Killings by insurgents, however, also have mounted fairly steadily since Prime Minister Ibrahim Jafari's transitional government was named on April 28. The insurgents' use of increasingly sophisticated roadside bombs and land mines helped make August the third-deadliest month of the war for U.S. troops, with corresponding increases this summer in deaths among Iraqi civilians and security forces.
Defense Minister Sadoun Dulaimi told reporters Thursday that the stepped-up Baghdad bombings were insurgent retaliation for the Iraqi military's leading role in the operation at Tall Afar. "We tell the terrorists, we will never be weak or inattentive. We will chase you wherever you are, in the cities, villages," Dulaimi said. "I think what is happening is the last breath of the terrorists.''
[On Friday morning, gunmen killed two day laborers and injured 13 in an attack in the New Baghdad district of the Iraqi capital, police said, according to the Reuters news agency. The laborers were waiting to be hired for a day's work.]
In other violence Thursday, bombs and ambushes killed a total of four policemen in the cities of Baqubah, Samarra and Kirkuk, all north of Baghdad. In southern Iraq, police told news agencies they had found the body of Mahdi Attar, a prominent Shiite cleric. Attar and three associates had been shot or stabbed to death.
Sectarian tensions have multiplied in Iraq in recent months, encouraged in part by insurgents with the avowed intent of provoking civil war. Shiite religious ceremonies have been frequent targets of attacks, and many Shiites fear attacks this weekend, coinciding with their annual pilgrimage to the holy city of Karbala, in southern Iraq.
Also Thursday, a Western official familiar with arrangements for Saddam Hussein's trial by an Iraqi tribunal, scheduled for Oct. 19, said he expected the former president to be tried in connection with a variety of crimes, including the destruction of thousands of Kurdish villages and the disappearance and killing of their inhabitants in the 1980s. Authorities so far have announced charges in only one, smaller event, the killing of 140 Shiite Muslims after an assassination attempt against Hussein in their town.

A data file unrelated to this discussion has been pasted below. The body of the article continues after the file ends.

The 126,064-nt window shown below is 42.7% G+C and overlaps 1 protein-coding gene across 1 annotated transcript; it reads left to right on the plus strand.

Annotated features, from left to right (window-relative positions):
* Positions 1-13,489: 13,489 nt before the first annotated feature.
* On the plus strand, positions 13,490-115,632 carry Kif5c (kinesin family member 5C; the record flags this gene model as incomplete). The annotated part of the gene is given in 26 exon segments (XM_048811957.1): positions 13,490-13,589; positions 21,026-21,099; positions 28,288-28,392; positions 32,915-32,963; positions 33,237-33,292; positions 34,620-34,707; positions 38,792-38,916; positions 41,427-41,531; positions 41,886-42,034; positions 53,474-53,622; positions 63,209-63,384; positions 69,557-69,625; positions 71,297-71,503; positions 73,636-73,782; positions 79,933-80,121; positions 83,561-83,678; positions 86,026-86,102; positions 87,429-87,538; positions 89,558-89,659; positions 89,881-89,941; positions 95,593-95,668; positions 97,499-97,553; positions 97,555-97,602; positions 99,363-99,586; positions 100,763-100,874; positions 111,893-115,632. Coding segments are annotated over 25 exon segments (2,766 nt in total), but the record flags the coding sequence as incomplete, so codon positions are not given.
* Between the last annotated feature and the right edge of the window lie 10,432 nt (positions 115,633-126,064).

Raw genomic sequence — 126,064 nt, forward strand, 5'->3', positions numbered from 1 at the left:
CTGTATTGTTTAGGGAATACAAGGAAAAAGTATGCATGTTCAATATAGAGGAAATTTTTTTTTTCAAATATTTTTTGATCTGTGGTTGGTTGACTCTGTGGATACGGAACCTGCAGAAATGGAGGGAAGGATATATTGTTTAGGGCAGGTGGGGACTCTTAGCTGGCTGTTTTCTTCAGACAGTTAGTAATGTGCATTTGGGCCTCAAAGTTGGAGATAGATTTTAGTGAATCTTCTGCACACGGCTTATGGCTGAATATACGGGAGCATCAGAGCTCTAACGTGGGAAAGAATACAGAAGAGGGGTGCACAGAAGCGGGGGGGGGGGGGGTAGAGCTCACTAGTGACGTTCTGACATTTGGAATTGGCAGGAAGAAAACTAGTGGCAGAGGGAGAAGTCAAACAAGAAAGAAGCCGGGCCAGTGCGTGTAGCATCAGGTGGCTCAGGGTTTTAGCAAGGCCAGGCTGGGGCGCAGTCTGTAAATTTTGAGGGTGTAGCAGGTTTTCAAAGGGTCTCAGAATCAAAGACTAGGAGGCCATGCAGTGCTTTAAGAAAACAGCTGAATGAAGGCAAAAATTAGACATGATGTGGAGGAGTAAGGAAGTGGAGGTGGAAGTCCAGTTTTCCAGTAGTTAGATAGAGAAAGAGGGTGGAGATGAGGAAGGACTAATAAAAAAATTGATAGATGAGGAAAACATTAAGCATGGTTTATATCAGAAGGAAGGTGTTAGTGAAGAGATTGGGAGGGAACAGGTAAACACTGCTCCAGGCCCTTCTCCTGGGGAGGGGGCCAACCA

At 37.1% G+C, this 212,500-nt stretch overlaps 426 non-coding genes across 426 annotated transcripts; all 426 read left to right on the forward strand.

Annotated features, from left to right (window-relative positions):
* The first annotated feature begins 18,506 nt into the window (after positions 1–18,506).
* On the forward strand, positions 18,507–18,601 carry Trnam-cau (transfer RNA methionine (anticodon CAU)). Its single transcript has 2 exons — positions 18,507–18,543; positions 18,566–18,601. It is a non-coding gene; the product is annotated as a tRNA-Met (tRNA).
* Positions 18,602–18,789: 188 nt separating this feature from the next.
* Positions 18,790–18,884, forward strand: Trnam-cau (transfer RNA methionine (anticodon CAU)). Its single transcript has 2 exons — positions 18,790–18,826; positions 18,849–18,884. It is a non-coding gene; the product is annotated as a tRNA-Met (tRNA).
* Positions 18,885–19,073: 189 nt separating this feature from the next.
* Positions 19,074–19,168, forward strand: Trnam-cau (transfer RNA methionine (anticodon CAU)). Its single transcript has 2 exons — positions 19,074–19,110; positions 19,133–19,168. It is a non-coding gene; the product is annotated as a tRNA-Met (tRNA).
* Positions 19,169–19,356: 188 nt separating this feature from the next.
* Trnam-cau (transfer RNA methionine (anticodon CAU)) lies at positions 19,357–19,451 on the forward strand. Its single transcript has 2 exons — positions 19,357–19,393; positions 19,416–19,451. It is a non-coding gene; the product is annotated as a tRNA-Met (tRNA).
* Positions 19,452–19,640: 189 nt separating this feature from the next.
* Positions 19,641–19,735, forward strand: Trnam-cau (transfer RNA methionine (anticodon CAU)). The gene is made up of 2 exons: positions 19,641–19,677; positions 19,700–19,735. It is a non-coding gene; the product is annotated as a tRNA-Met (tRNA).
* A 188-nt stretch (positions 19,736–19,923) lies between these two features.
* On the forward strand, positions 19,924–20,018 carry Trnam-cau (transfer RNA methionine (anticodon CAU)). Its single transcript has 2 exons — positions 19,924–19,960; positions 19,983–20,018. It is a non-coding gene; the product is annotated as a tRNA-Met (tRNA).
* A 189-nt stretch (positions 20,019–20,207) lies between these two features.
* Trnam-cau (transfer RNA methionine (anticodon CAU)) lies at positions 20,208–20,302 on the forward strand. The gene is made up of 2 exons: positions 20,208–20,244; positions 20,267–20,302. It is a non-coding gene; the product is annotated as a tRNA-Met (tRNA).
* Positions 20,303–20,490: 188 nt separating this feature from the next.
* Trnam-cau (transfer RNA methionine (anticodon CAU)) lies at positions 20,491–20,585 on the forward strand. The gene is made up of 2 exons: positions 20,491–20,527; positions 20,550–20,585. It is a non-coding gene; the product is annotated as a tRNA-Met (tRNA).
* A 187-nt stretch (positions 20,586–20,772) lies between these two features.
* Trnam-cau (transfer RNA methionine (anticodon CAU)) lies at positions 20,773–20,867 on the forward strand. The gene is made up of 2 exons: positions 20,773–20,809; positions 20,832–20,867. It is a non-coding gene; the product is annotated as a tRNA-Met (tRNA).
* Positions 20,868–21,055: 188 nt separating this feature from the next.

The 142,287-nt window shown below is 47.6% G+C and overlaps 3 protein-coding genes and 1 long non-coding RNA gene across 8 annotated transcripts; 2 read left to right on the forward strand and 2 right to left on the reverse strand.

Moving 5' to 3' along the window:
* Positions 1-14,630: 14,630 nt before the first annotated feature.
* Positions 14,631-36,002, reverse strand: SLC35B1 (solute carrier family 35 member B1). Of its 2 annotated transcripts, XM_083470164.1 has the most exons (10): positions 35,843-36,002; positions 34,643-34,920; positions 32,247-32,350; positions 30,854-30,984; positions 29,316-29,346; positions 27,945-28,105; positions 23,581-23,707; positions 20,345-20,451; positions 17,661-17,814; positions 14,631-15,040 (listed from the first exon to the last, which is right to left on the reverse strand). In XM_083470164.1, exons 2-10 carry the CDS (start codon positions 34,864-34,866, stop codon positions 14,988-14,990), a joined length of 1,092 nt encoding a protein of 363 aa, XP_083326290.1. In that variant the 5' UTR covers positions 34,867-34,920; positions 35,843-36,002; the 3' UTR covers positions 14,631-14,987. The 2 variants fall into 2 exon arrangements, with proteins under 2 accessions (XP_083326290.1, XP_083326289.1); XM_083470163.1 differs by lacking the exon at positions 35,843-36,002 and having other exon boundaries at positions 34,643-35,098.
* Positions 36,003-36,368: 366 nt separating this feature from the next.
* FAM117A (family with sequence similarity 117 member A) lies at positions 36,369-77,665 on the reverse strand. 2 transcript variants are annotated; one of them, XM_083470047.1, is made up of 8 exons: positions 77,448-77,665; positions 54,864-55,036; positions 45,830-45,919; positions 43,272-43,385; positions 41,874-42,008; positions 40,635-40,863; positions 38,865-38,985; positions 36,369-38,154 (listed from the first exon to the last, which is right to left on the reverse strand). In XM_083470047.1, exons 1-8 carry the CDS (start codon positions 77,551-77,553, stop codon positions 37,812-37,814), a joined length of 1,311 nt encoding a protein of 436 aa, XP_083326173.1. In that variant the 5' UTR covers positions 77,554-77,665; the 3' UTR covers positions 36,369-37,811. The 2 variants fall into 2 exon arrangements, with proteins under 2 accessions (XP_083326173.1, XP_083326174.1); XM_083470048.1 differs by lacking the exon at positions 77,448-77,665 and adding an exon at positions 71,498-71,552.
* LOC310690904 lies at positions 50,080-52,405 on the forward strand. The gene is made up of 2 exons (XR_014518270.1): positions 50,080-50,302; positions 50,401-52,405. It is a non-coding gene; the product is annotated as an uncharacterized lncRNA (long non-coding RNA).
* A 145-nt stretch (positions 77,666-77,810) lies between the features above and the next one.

U.S. forces also released video Thursday from the Sept. 7 rescue of American contractor Roy Hallums, kidnapped from his office in Baghdad 10 months earlier. The video showed what looked to be a narrow, dark cave covered by steel bars, and a wasted but happy Hallums talking to U.S. soldiers immediately after his release.
The cage was in a hole under a farmhouse, and a rug and freezer were placed on the hatch over the hole to conceal it, said Lynch, the military spokesman. U.S. forces had detained someone they believed had information about Hallums's whereabouts and used the detainee to pinpoint the location, Lynch said.
In Najaf, south of Baghdad, police announced the recovery of 150 relics stolen from Iraq's national museums and the site of ancient Babylon, describing some as monuments that required trucks to move. Police arrested four Iraqi suspects. A fifth suspect, an Iranian, escaped, local border police commander Hussein Awais Ghazal said. Illegal trafficking of relics from Iraq's 5,000-year history erupted with the looting accompanying the U.S. invasion and collapse of Hussein's security forces.
Special correspondents Naseer Nouri in Baghdad and Saad Sarhan in Najaf contributed to this report.